Thursday, August 30, 2012

Campton, KY 1940....in Living Color


When I drive to eastern Kentucky to work on a Teaching American History grant every few months, I drive through Wolfe County and the tiny town of Campton, Kentucky. Recently, I was surprised to find a number of photographs on the Library of Congress website that depicted a number of scenes in Campton in 1940. 

I suppose I was not so much surprised to find pictures from this area from 1940, but I was astounded to find a number of them in color. Seeing the past in color adds so much to my perception of what things were like in history. Too often, from looking at so many black-and-white photographs, I catch myself thinking in my mind's-eye that the world was black-and-white way back when. I'm glad that images such as these have survived to remind me that life was lived in color.


A street scene on court day. I love the Ale-81 sign in the center background. If you are from, or have lived in Kentucky, you probably are familiar with the soft drink.


Farmers trading horses and mules near the Wolfe County Courthouse.


These men remind me of my grandfather, especially the third man from the right. Grandpa wore overalls everywhere except to church.


Street scene in the center of town on court day.

This photograph is identified as being on "Jockey Street" near the Wolfe County courthouse. I assume that Jockey St. is a pun for the horse and mule trading that went on here rather than the actual name since it is in parentheses.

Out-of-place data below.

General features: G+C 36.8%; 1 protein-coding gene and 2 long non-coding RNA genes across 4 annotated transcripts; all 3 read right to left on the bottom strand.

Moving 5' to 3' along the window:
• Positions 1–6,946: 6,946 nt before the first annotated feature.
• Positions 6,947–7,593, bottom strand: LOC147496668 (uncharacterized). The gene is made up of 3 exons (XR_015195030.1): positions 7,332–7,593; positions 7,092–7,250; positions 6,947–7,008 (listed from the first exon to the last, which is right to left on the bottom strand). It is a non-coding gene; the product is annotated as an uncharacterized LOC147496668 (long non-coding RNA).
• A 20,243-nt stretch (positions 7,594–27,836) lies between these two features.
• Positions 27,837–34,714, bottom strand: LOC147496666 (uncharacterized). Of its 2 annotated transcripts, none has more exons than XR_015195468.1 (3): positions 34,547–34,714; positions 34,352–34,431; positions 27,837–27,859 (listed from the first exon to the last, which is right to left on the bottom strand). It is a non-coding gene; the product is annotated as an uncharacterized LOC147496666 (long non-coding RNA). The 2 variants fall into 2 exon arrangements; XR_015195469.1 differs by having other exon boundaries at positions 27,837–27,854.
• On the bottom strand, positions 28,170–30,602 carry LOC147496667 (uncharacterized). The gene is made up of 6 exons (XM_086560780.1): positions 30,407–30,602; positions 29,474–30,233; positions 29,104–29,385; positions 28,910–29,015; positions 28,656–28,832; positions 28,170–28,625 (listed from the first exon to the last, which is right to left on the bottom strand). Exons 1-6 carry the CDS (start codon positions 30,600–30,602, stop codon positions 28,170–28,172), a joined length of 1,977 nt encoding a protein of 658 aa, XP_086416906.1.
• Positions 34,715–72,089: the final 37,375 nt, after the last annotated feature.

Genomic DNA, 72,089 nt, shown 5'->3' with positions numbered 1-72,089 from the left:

Images courtesy of Library of Congress

5 comments:

  1. Gorgeous photos! Thank you for sharing!

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  2. My Grandfather is very likely in one of those photos. He was from there and was very active in horse and mule trading. I was born a few years after these photos were taken and although my family moved away when I was very young those scenes look very natural to me.

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  3. I don't think the average person needs reminded that the world has never, neither literally nor figuratively, been black and white. Color photographs are nice but not essential to our understanding of history. We don't need to see that a suit was brown or the sky was blue to grasp the situation captured in a photograph. Or, maybe some people do. Who am I to judge.

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  4. My mother was from there and I stayed there with grandparents and two of the youngest aunt's as a child for a short time. I never forgot it. They lived in a log cabin. We visited there many times and I also remember the family cemetery on a very steep hill. To this day, I love the mountains and admired the strength and endurance of my mother and the ancestors from the area. I also was sad to see the strip mining even as a child. I learned to appreciate the basics of living from our visits. They were very strong people. I am interested in the history and hope to share it with the young ones so it will not be forgotten. I am one of the last ones to have actually spent time there. Thanks for the photos. I am sure relatives are in them for there were many.

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